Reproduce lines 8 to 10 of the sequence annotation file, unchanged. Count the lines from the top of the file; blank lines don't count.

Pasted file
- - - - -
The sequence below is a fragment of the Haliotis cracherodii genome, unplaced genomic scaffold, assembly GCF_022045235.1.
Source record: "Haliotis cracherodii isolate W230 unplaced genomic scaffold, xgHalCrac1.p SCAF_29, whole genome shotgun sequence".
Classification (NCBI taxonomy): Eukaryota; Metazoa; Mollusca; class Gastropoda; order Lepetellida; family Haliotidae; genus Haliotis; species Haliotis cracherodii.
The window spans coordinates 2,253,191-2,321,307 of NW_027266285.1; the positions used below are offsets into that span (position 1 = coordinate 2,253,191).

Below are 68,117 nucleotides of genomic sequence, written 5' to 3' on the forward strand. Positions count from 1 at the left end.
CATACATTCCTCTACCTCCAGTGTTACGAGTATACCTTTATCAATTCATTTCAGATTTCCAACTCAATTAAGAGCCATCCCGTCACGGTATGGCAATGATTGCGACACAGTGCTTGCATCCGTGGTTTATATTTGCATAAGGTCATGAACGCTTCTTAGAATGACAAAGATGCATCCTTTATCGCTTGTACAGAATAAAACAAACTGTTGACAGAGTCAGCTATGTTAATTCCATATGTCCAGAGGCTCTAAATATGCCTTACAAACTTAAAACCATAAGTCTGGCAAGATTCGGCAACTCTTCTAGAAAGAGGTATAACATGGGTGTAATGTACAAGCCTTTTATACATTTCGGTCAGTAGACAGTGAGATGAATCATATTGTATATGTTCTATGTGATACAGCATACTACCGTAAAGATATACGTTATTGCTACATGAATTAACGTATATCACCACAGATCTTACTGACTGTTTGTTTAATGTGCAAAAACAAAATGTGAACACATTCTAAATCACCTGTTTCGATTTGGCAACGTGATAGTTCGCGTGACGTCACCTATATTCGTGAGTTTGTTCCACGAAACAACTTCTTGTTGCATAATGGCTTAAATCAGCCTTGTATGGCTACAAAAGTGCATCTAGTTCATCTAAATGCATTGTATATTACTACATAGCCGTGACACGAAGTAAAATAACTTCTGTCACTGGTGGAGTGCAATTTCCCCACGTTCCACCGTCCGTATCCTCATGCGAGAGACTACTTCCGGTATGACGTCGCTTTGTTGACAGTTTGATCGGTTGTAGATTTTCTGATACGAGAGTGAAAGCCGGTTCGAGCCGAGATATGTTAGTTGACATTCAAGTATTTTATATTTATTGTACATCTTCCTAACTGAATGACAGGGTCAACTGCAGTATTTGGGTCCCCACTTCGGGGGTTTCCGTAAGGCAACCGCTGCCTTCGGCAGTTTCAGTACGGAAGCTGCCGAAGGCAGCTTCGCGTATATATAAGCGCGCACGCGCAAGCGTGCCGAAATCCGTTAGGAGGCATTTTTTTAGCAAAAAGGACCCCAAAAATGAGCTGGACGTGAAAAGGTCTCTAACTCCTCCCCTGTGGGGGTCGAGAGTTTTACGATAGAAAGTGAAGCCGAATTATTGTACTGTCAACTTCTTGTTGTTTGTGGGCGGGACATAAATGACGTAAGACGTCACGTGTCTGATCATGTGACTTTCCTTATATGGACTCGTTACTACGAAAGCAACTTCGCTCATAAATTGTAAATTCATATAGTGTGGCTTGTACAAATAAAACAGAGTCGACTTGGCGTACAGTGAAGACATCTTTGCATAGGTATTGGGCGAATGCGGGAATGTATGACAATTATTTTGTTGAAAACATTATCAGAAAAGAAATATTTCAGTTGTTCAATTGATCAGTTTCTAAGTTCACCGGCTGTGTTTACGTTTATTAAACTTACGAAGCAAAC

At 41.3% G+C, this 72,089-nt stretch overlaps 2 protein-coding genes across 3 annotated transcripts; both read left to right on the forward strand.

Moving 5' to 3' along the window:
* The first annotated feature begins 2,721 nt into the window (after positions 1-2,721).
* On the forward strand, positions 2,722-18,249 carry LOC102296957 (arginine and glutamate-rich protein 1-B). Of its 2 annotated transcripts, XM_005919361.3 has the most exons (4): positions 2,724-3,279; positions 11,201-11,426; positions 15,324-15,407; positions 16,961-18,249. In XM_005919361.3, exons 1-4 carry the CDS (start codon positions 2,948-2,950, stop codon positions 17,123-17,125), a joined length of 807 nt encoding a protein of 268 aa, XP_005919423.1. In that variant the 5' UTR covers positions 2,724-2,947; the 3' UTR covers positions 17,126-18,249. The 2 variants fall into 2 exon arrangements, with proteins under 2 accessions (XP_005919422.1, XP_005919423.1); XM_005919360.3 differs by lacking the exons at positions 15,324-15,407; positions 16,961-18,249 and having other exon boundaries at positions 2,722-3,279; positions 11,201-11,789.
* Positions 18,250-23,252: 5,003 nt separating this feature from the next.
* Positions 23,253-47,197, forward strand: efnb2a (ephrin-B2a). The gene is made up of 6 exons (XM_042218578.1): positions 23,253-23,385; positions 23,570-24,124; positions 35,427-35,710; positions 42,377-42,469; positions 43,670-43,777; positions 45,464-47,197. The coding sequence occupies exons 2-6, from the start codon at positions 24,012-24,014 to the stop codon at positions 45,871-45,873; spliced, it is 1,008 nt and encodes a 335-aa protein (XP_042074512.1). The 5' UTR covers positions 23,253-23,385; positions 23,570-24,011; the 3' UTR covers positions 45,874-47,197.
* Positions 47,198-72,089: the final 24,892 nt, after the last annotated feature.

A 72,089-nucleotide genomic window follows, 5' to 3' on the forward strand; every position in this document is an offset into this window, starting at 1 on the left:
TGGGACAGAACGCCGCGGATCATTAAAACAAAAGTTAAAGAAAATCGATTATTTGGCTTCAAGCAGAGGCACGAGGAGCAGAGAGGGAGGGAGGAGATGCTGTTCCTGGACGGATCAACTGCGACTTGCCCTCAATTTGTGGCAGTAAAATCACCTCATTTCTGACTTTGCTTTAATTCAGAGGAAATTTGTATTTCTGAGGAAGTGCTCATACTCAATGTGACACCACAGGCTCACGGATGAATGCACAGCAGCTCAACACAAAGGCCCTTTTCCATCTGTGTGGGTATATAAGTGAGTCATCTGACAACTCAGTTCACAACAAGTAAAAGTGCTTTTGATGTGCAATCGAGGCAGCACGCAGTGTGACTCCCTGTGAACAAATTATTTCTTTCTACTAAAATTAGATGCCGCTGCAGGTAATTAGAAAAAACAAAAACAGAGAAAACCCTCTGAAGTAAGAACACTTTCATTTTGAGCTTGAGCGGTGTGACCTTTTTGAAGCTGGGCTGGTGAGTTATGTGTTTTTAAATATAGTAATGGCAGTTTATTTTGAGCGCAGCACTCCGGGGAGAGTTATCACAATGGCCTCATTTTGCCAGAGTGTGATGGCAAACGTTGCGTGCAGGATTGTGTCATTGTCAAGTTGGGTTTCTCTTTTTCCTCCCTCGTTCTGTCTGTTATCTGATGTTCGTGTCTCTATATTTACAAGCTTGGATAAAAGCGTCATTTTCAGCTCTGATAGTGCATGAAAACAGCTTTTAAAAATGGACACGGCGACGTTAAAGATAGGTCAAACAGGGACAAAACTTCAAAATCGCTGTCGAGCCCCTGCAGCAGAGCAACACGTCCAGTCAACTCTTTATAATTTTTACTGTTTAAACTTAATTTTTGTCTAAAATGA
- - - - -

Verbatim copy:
Moving 5' to 3' along the window:
* The first annotated feature begins 2,721 nt into the window (after positions 1-2,721).
* On the forward strand, positions 2,722-18,249 carry LOC102296957 (arginine and glutamate-rich protein 1-B). Of its 2 annotated transcripts, XM_005919361.3 has the most exons (4): positions 2,724-3,279; positions 11,201-11,426; positions 15,324-15,407; positions 16,961-18,249. In XM_005919361.3, exons 1-4 carry the CDS (start codon positions 2,948-2,950, stop codon positions 17,123-17,125), a joined length of 807 nt encoding a protein of 268 aa, XP_005919423.1. In that variant the 5' UTR covers positions 2,724-2,947; the 3' UTR covers positions 17,126-18,249. The 2 variants fall into 2 exon arrangements, with proteins under 2 accessions (XP_005919422.1, XP_005919423.1); XM_005919360.3 differs by lacking the exons at positions 15,324-15,407; positions 16,961-18,249 and having other exon boundaries at positions 2,722-3,279; positions 11,201-11,789.